I certainly understand that the abuse, and even some of the hiding of the abuse, is not confined to Catholicism. I'm sure that the specifically "all-male clerical culture" determines the shape of this abuse (generally homosexual in nature), but as for the fierce desire to hide things, it is the uniquely Roman Catholic view of its own importance that accounts for the persistent and systematic cover-up of such things.

      As it is, even progressive Roman Catholics seem to have jettisoned that ecclesiology (their willingness to blame the "all-male clerical culture). And perhaps "Pope Francis" himself has jettisoned that particular ecclesiology as well. But there are those, embedded deep within the organization -- (the lingering "Thomists", perhaps), who will always hold to that "necessity" of the Roman Catholic Church, its hierarchy, its sacramental system.

      That's what is being protected.

    2. The typical Roman Catholic apologist will tell you that "God chose humans to populate the church" and "humans aren't perfect". But this abuse scandal goes far deeper than just normal human evil. It goes beyond the occasional bad seed, or even the fact that "tares grow up among the wheat". It is the very doctrinal structure of the hierarchy here that is the source of the evil. And so, to suggest that God somehow willed *this church* to be quite this evil at its core, goes far beyond the typical apologetic responses to explain away the normal day-to-day sinfulness of Christians. (Especially so, given the demand for perfection of holiness in their system).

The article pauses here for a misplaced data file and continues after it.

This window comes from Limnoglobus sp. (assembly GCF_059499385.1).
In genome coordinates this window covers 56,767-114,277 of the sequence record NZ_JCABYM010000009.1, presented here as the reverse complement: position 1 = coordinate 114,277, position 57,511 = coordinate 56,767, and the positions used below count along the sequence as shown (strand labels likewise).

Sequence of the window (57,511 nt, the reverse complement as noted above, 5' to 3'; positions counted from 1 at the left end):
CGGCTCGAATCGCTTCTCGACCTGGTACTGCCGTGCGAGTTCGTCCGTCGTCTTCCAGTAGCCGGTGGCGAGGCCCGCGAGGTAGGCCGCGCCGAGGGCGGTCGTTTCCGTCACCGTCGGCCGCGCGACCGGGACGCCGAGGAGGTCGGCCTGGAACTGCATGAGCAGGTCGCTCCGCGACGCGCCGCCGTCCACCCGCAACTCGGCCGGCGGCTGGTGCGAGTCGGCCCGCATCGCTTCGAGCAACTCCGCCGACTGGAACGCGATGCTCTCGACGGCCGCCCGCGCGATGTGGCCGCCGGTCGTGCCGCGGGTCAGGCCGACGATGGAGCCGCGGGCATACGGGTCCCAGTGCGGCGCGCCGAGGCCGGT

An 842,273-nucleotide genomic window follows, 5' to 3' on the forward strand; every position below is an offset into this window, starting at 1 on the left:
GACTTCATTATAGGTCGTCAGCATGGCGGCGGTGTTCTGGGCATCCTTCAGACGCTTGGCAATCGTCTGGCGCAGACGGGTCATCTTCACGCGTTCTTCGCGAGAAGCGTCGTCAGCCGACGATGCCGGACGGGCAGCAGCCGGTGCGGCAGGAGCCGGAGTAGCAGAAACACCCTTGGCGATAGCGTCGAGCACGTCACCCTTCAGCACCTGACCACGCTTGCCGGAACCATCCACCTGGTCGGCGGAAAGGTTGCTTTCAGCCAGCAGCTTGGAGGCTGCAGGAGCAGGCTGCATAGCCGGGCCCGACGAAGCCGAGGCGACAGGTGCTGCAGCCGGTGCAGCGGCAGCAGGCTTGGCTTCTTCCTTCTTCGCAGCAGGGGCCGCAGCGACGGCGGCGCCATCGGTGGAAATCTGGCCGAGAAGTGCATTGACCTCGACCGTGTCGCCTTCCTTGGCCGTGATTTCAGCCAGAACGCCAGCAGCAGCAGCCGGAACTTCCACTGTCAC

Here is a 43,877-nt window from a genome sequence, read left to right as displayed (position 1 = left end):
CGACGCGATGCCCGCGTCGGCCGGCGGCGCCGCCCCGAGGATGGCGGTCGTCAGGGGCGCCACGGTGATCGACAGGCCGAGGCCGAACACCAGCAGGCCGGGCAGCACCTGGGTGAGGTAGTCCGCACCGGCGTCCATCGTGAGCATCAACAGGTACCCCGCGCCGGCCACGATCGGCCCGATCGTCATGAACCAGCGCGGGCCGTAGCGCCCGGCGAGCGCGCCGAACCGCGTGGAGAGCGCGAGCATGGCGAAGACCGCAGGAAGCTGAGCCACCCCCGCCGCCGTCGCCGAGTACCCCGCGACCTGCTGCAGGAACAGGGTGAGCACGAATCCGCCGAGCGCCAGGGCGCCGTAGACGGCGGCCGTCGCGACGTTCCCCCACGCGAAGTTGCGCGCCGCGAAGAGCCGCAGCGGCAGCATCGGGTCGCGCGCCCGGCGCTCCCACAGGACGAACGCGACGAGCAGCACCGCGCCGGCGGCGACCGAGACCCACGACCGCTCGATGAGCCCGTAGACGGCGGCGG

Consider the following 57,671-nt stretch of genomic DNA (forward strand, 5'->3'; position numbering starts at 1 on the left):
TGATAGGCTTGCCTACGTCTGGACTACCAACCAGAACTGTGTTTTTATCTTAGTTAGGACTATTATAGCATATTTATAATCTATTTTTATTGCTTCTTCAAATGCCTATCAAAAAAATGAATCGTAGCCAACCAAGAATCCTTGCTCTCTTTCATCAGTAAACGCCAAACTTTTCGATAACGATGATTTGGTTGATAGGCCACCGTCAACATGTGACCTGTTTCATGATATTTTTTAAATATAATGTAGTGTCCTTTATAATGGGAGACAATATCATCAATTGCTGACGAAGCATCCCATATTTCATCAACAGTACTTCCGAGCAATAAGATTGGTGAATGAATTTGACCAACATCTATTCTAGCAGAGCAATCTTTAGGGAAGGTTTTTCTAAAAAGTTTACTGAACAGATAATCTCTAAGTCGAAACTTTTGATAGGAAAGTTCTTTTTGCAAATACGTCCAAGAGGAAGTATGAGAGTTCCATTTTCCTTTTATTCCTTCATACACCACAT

3. Thanks for the reply. Was at work all day and no chance to reply I meant "while this [abuse]..." you answered sufficiently.

  2. "Pope Francis." "The Church."

    John - I get your point.

    1. Steve -- yes, my point is that we need to be really careful about defining our terms and -- "let the reader understand" -- we have to be certain that we're talking about the same thing. Leonardo De Chirico has spoken and written about this -- it is Rome's tendency to re-define terms in their own mold, and then to say "see, we believe the same things" -- when really that's not the case. Turretin had noticed this tendency and commented upon it (in the first pages of Volume III of his Institutes) -- In all of these "ecumenical" documents, there is equivocation of terms, -- the terms are not defined, and consequently people don't know what it is they're agreeing to.